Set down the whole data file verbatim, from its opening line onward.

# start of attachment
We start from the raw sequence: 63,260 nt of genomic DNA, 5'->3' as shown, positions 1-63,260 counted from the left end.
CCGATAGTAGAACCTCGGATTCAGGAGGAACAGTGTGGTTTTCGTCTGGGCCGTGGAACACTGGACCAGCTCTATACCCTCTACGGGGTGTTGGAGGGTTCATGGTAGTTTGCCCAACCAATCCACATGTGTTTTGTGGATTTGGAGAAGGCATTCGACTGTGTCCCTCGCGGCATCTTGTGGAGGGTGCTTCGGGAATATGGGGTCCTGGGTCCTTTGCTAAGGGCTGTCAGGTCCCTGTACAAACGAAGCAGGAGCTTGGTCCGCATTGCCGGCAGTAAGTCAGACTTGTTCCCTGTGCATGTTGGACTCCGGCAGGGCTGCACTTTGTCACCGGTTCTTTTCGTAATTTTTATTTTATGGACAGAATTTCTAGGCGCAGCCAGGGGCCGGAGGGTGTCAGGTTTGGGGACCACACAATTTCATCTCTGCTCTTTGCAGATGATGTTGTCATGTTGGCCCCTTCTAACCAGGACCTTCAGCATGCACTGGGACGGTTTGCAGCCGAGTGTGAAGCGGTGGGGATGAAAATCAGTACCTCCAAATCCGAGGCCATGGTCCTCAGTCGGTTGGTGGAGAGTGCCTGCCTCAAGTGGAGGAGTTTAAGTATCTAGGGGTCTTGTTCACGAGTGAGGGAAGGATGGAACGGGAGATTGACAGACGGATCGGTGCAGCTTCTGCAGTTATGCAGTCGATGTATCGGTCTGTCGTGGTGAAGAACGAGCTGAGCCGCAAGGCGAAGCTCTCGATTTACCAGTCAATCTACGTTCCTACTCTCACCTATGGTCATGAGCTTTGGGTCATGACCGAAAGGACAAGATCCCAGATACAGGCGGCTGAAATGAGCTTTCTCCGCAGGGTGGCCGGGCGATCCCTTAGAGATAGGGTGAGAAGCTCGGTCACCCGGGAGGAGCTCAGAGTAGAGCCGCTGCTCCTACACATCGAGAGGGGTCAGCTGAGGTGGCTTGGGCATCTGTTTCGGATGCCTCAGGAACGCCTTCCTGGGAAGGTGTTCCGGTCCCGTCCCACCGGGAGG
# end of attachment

We start from the raw sequence: 63,260 nt of genomic DNA, 5'->3' as shown, positions 1-63,260 counted from the left end.
CCGATAGTAGAACCTCGGATTCAGGAGGAACAGTGTGGTTTTCGTCTGGGCCGTGGAACACTGGACCAGCTCTATACCCTCTACGGGGTGTTGGAGGGTTCATGGTAGTTTGCCCAACCAATCCACATGTGTTTTGTGGATTTGGAGAAGGCATTCGACTGTGTCCCTCGCGGCATCTTGTGGAGGGTGCTTCGGGAATATGGGGTCCTGGGTCCTTTGCTAAGGGCTGTCAGGTCCCTGTACAAACGAAGCAGGAGCTTGGTCCGCATTGCCGGCAGTAAGTCAGACTTGTTCCCTGTGCATGTTGGACTCCGGCAGGGCTGCACTTTGTCACCGGTTCTTTTCGTAATTTTTATTTTATGGACAGAATTTCTAGGCGCAGCCAGGGGCCGGAGGGTGTCAGGTTTGGGGACCACACAATTTCATCTCTGCTCTTTGCAGATGATGTTGTCATGTTGGCCCCTTCTAACCAGGACCTTCAGCATGCACTGGGACGGTTTGCAGCCGAGTGTGAAGCGGTGGGGATGAAAATCAGTACCTCCAAATCCGAGGCCATGGTCCTCAGTCGGTTGGTGGAGAGTGCCTGCCTCAAGTGGAGGAGTTTAAGTATCTAGGGGTCTTGTTCACGAGTGAGGGAAGGATGGAACGGGAGATTGACAGACGGATCGGTGCAGCTTCTGCAGTTATGCAGTCGATGTATCGGTCTGTCGTGGTGAAGAACGAGCTGAGCCGCAAGGCGAAGCTCTCGATTTACCAGTCAATCTACGTTCCTACTCTCACCTATGGTCATGAGCTTTGGGTCATGACCGAAAGGACAAGATCCCAGATACAGGCGGCTGAAATGAGCTTTCTCCGCAGGGTGGCCGGGCGATCCCTTAGAGATAGGGTGAGAAGCTCGGTCACCCGGGAGGAGCTCAGAGTAGAGCCGCTGCTCCTACACATCGAGAGGGGTCAGCTGAGGTGGCTTGGGCATCTGTTTCGGATGCCTCAGGAACGCCTTCCTGGGAAGGTGTTCCGGTCCCGTCCCACCGGGAGG